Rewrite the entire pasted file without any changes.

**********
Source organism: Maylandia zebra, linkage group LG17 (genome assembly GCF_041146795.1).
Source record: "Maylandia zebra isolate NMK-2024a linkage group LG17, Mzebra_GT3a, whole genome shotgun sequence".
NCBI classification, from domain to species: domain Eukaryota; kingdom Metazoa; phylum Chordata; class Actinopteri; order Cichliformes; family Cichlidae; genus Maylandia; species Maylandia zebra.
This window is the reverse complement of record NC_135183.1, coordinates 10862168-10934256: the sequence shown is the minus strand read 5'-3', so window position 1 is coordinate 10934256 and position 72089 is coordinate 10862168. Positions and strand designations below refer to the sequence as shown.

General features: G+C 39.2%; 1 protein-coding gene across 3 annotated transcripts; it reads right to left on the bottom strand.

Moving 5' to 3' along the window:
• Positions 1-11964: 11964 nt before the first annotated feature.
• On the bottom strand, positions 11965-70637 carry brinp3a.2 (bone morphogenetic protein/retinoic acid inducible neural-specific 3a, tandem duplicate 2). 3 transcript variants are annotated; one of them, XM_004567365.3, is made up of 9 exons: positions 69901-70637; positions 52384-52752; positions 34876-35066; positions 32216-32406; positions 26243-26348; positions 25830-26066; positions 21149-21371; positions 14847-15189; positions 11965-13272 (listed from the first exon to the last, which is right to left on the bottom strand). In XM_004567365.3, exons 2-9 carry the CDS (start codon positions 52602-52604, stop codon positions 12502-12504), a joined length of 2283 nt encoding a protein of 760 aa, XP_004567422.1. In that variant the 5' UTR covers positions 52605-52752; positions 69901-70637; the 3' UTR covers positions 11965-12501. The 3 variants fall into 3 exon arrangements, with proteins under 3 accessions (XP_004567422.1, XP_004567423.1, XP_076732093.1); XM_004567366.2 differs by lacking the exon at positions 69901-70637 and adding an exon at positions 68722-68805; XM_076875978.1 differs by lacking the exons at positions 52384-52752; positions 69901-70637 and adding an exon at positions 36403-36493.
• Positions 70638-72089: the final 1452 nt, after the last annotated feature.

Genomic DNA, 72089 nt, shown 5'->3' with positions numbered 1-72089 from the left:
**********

Source organism: Maylandia zebra, linkage group LG17 (genome assembly GCF_041146795.1).
Source record: "Maylandia zebra isolate NMK-2024a linkage group LG17, Mzebra_GT3a, whole genome shotgun sequence".
NCBI classification, from domain to species: domain Eukaryota; kingdom Metazoa; phylum Chordata; class Actinopteri; order Cichliformes; family Cichlidae; genus Maylandia; species Maylandia zebra.
This window is the reverse complement of record NC_135183.1, coordinates 10862168-10934256: the sequence shown is the minus strand read 5'-3', so window position 1 is coordinate 10934256 and position 72089 is coordinate 10862168. Positions and strand designations below refer to the sequence as shown.

General features: G+C 39.2%; 1 protein-coding gene across 3 annotated transcripts; it reads right to left on the bottom strand.

Moving 5' to 3' along the window:
• Positions 1-11964: 11964 nt before the first annotated feature.
• On the bottom strand, positions 11965-70637 carry brinp3a.2 (bone morphogenetic protein/retinoic acid inducible neural-specific 3a, tandem duplicate 2). 3 transcript variants are annotated; one of them, XM_004567365.3, is made up of 9 exons: positions 69901-70637; positions 52384-52752; positions 34876-35066; positions 32216-32406; positions 26243-26348; positions 25830-26066; positions 21149-21371; positions 14847-15189; positions 11965-13272 (listed from the first exon to the last, which is right to left on the bottom strand). In XM_004567365.3, exons 2-9 carry the CDS (start codon positions 52602-52604, stop codon positions 12502-12504), a joined length of 2283 nt encoding a protein of 760 aa, XP_004567422.1. In that variant the 5' UTR covers positions 52605-52752; positions 69901-70637; the 3' UTR covers positions 11965-12501. The 3 variants fall into 3 exon arrangements, with proteins under 3 accessions (XP_004567422.1, XP_004567423.1, XP_076732093.1); XM_004567366.2 differs by lacking the exon at positions 69901-70637 and adding an exon at positions 68722-68805; XM_076875978.1 differs by lacking the exons at positions 52384-52752; positions 69901-70637 and adding an exon at positions 36403-36493.
• Positions 70638-72089: the final 1452 nt, after the last annotated feature.

Genomic DNA, 72089 nt, shown 5'->3' with positions numbered 1-72089 from the left: